Markey Calls for “Fort Knox Mentality” to protect Americans’ private data

WASHINGTON, DC -- Representative Edward J. Markey (D-MA), co-chair of the Congressional Caucus on Privacy and a senior Democratic Member of the House Energy and Commerce Committee, responded this afternoon to news of the ChoicePoint settlement with 43 states and the District of Columbia over a 2005 database breach that exposed consumers’ personal information.
“Today’s announcement is welcome news and should send a signal to the data broker industry that it is no longer acceptable to play fast and loose with Americans’ sensitive information,” said Rep. Markey. “In the more than two years since fraudsters accessed thousands of personal records held by ChoicePoint, 150 million data records of U.S. residents have been exposed as a result of security breaches at various institutions. Social Security numbers, bank account numbers, addresses, credit card data – this information is the key that unlocks the personal lives of Americans.

“We need a Fort Knox mentality when it comes to the protection of Americans’ private information, in place of the current feeble approach that leaves consumers vulnerable to identity theft or worse. Congress currently is considering several data privacy and security bills to strengthen the safeguards for personal information, including the Social Security Number Protection Act which I introduced earlier this year. The terms of the ChoicePoint settlement, including onsite audits to ensure legitimate usage of personal information, should provide additional momentum for our efforts to pass comprehensive privacy and security reforms urgently needed in the data broker industry.”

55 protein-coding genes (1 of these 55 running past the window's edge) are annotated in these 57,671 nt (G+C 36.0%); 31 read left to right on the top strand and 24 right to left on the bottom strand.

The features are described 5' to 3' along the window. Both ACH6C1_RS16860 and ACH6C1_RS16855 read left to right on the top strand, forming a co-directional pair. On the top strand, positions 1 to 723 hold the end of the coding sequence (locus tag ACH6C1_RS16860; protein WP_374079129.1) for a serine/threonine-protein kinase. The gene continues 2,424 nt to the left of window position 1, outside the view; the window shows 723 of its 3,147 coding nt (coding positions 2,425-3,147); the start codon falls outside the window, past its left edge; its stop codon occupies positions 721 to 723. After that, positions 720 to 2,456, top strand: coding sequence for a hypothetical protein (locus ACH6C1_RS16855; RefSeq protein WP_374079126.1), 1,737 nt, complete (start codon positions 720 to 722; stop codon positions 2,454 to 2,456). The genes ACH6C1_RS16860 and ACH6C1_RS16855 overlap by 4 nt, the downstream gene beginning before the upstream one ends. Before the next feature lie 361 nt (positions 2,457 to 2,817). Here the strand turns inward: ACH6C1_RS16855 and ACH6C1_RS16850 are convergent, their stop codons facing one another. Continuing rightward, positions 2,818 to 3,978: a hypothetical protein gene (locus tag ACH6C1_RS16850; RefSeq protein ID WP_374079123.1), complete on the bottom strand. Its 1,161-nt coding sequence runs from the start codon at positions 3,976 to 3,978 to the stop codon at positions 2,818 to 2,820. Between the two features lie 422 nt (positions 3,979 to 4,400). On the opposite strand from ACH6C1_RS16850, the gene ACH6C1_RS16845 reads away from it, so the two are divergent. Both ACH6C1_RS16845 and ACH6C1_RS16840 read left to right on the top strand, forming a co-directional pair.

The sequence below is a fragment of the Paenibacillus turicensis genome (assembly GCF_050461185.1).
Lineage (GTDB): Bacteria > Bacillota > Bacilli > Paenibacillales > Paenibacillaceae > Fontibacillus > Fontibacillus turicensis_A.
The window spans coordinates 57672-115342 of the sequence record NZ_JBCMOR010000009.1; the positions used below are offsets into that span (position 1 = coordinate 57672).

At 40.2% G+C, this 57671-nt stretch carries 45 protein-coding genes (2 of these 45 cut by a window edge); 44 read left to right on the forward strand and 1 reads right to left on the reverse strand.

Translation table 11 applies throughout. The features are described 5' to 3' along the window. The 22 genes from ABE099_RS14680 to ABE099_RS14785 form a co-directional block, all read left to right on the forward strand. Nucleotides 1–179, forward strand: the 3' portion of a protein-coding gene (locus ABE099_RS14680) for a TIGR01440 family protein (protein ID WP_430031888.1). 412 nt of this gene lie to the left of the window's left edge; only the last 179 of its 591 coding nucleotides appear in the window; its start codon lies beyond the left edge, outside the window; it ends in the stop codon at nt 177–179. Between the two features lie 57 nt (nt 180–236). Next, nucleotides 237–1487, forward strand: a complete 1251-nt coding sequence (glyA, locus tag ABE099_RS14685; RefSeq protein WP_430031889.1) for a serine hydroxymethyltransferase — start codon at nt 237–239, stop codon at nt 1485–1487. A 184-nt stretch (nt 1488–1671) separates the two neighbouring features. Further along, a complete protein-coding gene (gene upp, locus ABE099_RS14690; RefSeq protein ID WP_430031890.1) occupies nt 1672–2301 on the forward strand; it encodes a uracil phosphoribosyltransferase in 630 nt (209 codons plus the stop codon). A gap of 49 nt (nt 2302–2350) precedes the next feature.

Earlier this month, Rep. Markey’s Social Security Number Protection Act, H.R. 948, was considered and passed by the full Energy and Commerce Committee. The bill would give the Federal Trade Commission rulemaking authority to restrict the sale and purchase of Social Security numbers, determine appropriate exemptions, and to enforce civil compliance with the bill’s restrictions. The full House is expected to consider this bill and additional data security and privacy legislation in coming months.

May 31, 2007

CONTACT: Jessica Schafer (Markey)